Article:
State Attorney General Clare Connors asked the Hawaii Supreme Court today to immediately suspend Honolulu Prosecutor Keith Kaneshiro because he is the target of a federal investigation.
Connors’ office filed a “Petition for Extraordinary Writ” stating that Kaneshiro’s “purported status as a target of a federal criminal investigation related to his conduct as the Honolulu Prosecuting Attorney creates a ‘concurrent conflict of interest’ that requires immediate resolution.”
”Kaneshiro’s refusal to take leave from his public office has subjected every case being handled by the Honolulu Department of the Prosecuting Attorney to potential ethical and legal challenges,” the attorney general’s petition states. “His refusal to take leave – even temporarily during the pendency of the federal criminal investigation purportedly targeting him – not only compromises the integrity of the prosecutions being conducted under his authority, it seriously harms the working relationship between his office and crucial counterparts in the law enforcement community, including the Chief of the Honolulu Police Department, the Attorney General, and federal agencies.”
At a late-morning news conference to discuss the petition, Connors added, “These conflicts are dangerous.” She said cases handled by the city Prosecuting Attorney office are subject to ethical and legal challenges while Kaneshiro remains in charge.
Connors, who was appointed state attorney general last month, said lawyers have an obligation to avoid conflicts of interest and that the state Supreme Court has the “ultimate authority” over the practice of law in Hawaii.
Kaneshiro’s office issued a one-sentence statement this afternoon in response to today’s filing, saying “Mr. Kaneshiro is in the process of reviewing the petition and has nothing more to say at this time.”
Kaneshiro has refused calls to step aside despite receiving a “target letter” from federal prosecutors in December informing him that he is a target of a grand jury investigation that is tied to the corruption case against former city deputy Katherine Kealoha and her her husband, retired Honolulu Police Chief Louis Kealoha. The Kealohas were indicted on charges that they conspired to frame Katherine Kealoha’s uncle for stealing the Kealohas’ mailbox as part of a family dispute over money. They are also charged with bank fraud for allegedly lying on loan applications to secure mortgages on their home.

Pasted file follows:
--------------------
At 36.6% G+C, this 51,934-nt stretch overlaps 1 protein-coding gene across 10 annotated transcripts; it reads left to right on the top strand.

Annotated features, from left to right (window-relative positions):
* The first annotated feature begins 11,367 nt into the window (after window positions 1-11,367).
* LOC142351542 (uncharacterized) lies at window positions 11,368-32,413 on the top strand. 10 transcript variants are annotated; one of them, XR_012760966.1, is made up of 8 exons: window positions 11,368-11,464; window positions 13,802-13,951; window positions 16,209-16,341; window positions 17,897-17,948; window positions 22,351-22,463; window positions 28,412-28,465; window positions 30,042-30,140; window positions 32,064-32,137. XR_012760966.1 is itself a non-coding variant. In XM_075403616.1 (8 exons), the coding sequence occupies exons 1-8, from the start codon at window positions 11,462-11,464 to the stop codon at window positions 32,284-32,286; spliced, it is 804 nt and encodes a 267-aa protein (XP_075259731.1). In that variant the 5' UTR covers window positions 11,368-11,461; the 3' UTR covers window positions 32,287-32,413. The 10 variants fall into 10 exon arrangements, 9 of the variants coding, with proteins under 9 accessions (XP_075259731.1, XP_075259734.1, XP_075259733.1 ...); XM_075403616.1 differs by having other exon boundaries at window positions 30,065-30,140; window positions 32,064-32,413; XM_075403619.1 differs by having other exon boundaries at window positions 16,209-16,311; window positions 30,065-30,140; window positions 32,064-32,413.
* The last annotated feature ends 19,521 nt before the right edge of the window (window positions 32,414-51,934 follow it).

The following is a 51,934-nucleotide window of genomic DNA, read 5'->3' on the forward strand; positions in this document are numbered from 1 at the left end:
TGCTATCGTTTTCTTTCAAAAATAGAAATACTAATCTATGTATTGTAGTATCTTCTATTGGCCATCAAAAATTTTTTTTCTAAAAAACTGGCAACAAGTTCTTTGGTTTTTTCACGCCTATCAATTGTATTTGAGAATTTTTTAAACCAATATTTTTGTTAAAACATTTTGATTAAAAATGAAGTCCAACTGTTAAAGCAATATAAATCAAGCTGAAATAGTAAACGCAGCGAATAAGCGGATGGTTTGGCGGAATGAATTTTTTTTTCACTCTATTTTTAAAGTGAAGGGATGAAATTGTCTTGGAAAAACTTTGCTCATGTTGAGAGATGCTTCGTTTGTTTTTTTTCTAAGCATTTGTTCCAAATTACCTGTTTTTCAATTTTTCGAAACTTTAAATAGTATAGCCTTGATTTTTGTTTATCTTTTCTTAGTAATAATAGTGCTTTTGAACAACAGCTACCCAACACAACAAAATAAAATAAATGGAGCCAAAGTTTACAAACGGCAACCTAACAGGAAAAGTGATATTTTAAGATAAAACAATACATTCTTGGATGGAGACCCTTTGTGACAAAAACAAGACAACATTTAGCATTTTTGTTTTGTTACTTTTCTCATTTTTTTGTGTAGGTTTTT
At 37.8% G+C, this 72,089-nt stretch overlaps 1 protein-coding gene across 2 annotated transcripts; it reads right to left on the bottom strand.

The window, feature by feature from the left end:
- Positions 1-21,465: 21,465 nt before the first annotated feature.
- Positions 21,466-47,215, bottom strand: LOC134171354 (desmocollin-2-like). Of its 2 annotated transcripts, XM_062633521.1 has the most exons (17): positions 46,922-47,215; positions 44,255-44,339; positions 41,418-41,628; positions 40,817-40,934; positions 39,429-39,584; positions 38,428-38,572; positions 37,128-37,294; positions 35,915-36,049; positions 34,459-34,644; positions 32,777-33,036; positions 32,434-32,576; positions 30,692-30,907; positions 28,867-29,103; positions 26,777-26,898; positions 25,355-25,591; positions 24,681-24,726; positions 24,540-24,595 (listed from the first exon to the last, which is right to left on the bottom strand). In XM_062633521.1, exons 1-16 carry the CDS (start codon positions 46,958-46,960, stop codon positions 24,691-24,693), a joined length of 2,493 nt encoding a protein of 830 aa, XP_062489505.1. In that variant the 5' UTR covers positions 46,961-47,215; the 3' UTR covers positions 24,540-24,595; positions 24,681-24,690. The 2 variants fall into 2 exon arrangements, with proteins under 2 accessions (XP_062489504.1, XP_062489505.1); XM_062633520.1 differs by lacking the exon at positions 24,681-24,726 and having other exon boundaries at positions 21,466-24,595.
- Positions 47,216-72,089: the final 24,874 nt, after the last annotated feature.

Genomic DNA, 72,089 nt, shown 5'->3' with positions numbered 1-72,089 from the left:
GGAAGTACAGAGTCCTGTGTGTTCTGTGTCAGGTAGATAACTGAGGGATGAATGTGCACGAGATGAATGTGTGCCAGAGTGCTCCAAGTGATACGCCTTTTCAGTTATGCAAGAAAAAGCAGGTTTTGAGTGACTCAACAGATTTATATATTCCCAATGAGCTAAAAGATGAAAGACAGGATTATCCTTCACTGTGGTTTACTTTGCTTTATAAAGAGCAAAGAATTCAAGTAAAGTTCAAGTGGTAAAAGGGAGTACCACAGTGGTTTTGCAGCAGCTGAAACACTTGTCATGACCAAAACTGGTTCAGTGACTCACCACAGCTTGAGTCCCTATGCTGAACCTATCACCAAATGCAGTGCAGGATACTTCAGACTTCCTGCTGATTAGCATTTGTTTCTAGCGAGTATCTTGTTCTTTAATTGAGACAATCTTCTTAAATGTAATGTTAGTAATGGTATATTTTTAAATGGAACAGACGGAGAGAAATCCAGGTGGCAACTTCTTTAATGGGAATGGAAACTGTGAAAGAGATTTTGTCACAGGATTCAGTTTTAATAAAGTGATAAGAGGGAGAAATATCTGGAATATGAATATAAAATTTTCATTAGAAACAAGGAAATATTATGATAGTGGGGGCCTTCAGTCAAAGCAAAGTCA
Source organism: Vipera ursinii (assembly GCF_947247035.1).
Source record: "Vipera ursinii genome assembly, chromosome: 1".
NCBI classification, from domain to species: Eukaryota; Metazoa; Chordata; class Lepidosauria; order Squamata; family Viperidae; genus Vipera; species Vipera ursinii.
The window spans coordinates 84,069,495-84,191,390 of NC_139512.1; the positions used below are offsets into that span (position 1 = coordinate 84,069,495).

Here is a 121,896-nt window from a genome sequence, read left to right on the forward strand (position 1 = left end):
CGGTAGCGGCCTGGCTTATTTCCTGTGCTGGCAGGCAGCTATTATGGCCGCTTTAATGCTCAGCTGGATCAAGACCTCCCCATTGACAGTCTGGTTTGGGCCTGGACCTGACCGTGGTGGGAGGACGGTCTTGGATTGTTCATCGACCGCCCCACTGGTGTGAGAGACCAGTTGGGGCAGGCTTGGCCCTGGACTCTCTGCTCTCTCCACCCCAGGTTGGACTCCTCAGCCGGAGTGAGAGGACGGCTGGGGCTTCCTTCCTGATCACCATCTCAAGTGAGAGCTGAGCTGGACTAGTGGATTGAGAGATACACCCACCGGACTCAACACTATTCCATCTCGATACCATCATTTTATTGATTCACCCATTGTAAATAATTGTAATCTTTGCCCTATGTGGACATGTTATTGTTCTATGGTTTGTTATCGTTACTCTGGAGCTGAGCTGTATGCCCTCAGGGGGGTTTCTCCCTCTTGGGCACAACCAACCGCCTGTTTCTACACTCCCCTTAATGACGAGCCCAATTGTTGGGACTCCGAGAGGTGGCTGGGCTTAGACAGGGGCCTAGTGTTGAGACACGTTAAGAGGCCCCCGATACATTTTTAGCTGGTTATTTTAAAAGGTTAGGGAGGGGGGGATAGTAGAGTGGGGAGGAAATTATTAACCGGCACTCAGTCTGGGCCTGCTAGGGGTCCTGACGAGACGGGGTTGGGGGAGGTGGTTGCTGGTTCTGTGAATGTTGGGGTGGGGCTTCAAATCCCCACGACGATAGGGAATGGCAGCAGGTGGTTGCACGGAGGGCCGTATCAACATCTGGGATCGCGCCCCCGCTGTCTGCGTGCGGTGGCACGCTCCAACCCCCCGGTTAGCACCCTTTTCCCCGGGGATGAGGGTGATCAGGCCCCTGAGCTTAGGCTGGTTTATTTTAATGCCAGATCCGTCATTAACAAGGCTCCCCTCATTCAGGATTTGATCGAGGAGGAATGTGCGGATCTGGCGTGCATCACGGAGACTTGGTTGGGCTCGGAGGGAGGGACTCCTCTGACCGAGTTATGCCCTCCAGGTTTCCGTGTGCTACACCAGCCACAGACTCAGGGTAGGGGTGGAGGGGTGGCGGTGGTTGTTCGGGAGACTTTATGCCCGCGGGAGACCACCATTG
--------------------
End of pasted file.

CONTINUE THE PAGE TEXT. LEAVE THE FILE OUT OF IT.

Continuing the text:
In late December, an online petition signed by more than 900 people was filed in court by Honolulu businessman Tracy Yoshimura seeking to have Kaneshiro removed from office because of the federal investigation involving him. The Revised Charter of the City and County of Honolulu requires a petition for impeachment to have 500 signatures of registered voters of the city. Circuit Judge Jeffrey P. Crabtree has set a Thursday date for a court conference on the petition.
Connors’ petition today includes a declaration by Honolulu Police Chief Susan Ballard stating that she is “uncomfortable” with Kaneshiro continued attendance at monthly public safety meetings of city department and agency heads. Ballard said she will not share confidential information with Kaneshiro because of the federal investigation.
“I believe that Mr. Kaneshiro’s situation could adversely affect or compromise pending case, closed cases, or future cases,” she wrote.
Bill McCorriston, an attorney representing Kaneshiro, confirmed that city prosecutor received a letter saying he is a target of the investigation, but he contends Connors’ petition is speculative and based on media reports. McCorriston said there’s no dysfunction in the prosecutor’s office and Kaneshiro deserves a presumption of innocence.
Corporation Counsel Donna Leong, Honolulu’s chief legal officer, took a leave of absence after receiving a target letter linked to the corruption investigation. Chasid Sapolu, Honolulu’s second-highest-ranking prosecutor, announced a leave of absence after receiving a subject letter, which is less serious than a target letter.
Connors vs. Kaneshiro Petit… by on Scribd
The Associated Press contributed to this report.